Great job all around Ken... really appreciate you, your building and playing too.
Very nice building job Ken - and it sounds in tune too. So I guess this was a precursor to the dulcimer as we know it?
Thank you, Jennifer. I still tune in on Friday nights as long I can stay awake. You folks are doing a great job out there.
"The dulcimer sings a sweet song."
Hello there my friend! This is soooo cool!
Anytime we meet and I have it with me you are welcome to play it Robin.
Wow, would I love to strum that critter you built, Ken!
Lisa, I thought I had posted photos of this zitter, but I did not. I just posted three photos. I have more if anyone is interested.
Ken i ADORE this!!
Your zitter has a marvelous hollow 'old' tone, like a bell. The instrument in the museum is now reborn to sing again in a whole new life. It's a wonderful precious thing you made!
Did you post photos of it? I wish you had held it up to the camera on all sides a bit in the video, to let us see it 'in the round'.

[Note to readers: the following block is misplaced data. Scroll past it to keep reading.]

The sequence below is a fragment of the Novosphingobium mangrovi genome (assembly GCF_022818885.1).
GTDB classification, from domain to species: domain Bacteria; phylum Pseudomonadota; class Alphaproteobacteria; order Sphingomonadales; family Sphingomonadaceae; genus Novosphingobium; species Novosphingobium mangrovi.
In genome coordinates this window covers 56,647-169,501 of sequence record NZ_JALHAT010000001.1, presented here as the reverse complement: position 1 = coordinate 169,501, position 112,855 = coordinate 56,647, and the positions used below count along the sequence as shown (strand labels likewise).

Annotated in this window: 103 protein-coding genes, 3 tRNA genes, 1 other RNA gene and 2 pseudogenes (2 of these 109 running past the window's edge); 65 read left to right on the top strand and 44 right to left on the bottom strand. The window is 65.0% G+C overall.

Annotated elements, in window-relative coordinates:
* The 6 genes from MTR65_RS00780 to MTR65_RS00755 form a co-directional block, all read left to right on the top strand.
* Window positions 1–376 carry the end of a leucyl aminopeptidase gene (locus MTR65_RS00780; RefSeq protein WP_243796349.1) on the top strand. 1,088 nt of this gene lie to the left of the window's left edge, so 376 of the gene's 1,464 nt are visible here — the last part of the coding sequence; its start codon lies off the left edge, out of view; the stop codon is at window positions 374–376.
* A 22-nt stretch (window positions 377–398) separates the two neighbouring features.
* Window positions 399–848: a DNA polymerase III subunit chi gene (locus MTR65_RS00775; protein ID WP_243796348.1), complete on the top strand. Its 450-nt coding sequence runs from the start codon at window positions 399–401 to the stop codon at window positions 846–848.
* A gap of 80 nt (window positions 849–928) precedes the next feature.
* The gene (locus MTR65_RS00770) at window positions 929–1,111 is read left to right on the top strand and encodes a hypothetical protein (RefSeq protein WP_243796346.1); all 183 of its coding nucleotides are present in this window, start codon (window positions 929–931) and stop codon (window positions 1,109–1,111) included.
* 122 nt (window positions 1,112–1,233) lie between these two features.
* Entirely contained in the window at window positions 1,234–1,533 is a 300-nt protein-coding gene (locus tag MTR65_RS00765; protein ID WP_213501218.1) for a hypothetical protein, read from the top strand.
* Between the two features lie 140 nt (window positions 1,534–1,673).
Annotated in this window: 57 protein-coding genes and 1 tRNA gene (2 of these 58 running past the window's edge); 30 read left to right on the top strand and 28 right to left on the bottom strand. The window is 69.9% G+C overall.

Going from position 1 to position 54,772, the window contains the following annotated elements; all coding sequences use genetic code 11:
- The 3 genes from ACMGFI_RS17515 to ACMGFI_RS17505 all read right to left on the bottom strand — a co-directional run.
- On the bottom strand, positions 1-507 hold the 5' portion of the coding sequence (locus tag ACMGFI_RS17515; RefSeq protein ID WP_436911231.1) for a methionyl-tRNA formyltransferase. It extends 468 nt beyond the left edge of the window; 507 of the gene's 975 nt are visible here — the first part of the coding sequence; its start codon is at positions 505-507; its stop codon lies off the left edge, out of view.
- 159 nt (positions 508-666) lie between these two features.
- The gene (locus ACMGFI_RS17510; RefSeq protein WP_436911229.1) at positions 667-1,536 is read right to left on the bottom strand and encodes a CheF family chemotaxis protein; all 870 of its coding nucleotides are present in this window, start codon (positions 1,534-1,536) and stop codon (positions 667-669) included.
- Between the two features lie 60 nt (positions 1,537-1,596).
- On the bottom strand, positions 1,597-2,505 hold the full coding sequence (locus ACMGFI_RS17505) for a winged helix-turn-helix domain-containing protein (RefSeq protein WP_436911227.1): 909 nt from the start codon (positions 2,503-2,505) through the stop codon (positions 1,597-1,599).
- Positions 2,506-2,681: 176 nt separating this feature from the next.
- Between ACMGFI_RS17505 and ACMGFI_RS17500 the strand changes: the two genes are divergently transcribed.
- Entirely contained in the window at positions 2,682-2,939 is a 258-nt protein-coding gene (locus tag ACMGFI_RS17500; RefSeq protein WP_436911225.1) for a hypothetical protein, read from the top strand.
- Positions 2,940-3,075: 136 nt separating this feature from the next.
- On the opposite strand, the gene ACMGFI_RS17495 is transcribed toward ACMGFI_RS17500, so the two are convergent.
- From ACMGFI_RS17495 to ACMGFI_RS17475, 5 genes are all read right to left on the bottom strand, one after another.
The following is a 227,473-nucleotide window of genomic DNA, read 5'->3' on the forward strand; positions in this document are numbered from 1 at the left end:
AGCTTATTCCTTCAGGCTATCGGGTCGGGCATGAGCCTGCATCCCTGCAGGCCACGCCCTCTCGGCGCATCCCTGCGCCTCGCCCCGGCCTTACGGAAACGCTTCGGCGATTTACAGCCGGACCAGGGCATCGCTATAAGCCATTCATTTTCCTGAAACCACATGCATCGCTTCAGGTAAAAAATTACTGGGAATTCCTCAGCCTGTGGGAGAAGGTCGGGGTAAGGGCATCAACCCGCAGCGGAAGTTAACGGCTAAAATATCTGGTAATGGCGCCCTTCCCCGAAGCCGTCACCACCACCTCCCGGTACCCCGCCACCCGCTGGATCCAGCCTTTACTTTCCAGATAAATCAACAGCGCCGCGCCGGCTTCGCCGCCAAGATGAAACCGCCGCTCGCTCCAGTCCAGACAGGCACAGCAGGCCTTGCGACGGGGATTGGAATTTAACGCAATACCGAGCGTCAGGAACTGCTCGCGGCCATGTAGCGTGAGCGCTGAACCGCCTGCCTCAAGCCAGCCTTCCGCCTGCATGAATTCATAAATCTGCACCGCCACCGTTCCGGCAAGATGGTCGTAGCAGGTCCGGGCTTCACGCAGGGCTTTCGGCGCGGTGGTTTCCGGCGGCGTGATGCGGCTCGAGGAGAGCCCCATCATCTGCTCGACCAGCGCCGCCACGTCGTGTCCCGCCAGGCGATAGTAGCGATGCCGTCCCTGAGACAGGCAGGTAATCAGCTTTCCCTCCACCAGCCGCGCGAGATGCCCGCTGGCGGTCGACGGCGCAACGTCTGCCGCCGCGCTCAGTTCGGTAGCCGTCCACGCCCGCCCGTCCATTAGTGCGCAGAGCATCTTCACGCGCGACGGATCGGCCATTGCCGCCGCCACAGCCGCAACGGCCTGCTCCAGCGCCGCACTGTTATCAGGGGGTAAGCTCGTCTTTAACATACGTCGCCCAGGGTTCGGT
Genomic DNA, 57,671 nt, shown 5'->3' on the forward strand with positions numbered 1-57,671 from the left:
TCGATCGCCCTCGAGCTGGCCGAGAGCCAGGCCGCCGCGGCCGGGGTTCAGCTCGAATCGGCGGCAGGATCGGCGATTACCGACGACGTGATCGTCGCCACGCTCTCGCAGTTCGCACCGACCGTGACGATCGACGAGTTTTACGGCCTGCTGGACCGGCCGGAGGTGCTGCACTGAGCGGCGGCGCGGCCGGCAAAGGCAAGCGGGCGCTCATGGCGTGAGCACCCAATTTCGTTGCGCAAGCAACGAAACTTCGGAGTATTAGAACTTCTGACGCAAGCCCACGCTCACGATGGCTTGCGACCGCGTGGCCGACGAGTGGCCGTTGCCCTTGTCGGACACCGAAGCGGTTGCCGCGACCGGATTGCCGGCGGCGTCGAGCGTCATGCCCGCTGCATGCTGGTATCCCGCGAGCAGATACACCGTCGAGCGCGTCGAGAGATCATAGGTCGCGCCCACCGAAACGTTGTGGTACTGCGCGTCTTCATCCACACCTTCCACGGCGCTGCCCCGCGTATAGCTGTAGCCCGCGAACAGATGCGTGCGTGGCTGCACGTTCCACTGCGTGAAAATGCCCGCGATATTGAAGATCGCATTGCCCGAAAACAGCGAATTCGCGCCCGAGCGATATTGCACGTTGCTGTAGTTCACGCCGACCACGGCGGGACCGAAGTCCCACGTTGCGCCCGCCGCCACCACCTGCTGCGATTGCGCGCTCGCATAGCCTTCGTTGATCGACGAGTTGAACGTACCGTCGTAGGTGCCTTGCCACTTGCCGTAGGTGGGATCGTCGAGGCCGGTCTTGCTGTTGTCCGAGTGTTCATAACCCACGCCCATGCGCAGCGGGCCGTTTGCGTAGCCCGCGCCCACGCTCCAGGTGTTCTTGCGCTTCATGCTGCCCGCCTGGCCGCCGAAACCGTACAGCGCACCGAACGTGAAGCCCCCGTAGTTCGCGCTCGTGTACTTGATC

Yes, Jeff, that was simple gifts.
Nice Job on that Zither Ken was that Simple Gifts
Not bad at all, Ken. Like the sound of it.
Way to go, Ken. Sounds good
When visiting the Landis Valley Village and Farm Museum to photograph, trace, and measure the Pennsylvania German zitters in their collection that are in L. Allen Smith's A Catalogue of Pre-Revival Appalachian Dulcimers, I was told that they had another one in the collection. I photographed, measured, and traced that one as well. This is the zitter I made based on that prototype. Both the playing and the video are a little rough, but I hope you will get a sense of how these instruments sound. This is not the zitter which I hold in my avatar. That one is a copy of one in the Mercer Museum in Doylestown, PA.